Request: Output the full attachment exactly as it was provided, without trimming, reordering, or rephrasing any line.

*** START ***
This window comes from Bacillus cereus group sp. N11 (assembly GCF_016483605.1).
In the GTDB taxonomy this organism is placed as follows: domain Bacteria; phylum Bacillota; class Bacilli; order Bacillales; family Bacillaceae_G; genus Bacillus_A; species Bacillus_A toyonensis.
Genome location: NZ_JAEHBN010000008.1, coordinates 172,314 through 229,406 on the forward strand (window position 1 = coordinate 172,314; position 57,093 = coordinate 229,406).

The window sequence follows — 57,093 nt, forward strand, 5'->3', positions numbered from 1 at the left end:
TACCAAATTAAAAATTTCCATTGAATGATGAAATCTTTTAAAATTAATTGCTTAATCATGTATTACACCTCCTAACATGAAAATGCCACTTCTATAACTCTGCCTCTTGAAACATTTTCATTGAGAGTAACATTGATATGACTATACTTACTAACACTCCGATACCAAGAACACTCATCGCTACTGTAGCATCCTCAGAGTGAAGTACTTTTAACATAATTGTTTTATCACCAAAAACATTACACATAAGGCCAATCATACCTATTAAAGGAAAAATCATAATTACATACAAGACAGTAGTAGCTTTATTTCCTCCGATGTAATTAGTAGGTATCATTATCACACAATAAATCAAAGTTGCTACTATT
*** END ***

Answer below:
This window comes from Bacillus cereus group sp. N11 (assembly GCF_016483605.1).
In the GTDB taxonomy this organism is placed as follows: domain Bacteria; phylum Bacillota; class Bacilli; order Bacillales; family Bacillaceae_G; genus Bacillus_A; species Bacillus_A toyonensis.
Genome location: NZ_JAEHBN010000008.1, coordinates 172,314 through 229,406 on the forward strand (window position 1 = coordinate 172,314; position 57,093 = coordinate 229,406).

The window sequence follows — 57,093 nt, forward strand, 5'->3', positions numbered from 1 at the left end:
TACCAAATTAAAAATTTCCATTGAATGATGAAATCTTTTAAAATTAATTGCTTAATCATGTATTACACCTCCTAACATGAAAATGCCACTTCTATAACTCTGCCTCTTGAAACATTTTCATTGAGAGTAACATTGATATGACTATACTTACTAACACTCCGATACCAAGAACACTCATCGCTACTGTAGCATCCTCAGAGTGAAGTACTTTTAACATAATTGTTTTATCACCAAAAACATTACACATAAGGCCAATCATACCTATTAAAGGAAAAATCATAATTACATACAAGACAGTAGTAGCTTTATTTCCTCCGATGTAATTAGTAGGTATCATTATCACACAATAAATCAAAGTTGCTACTATT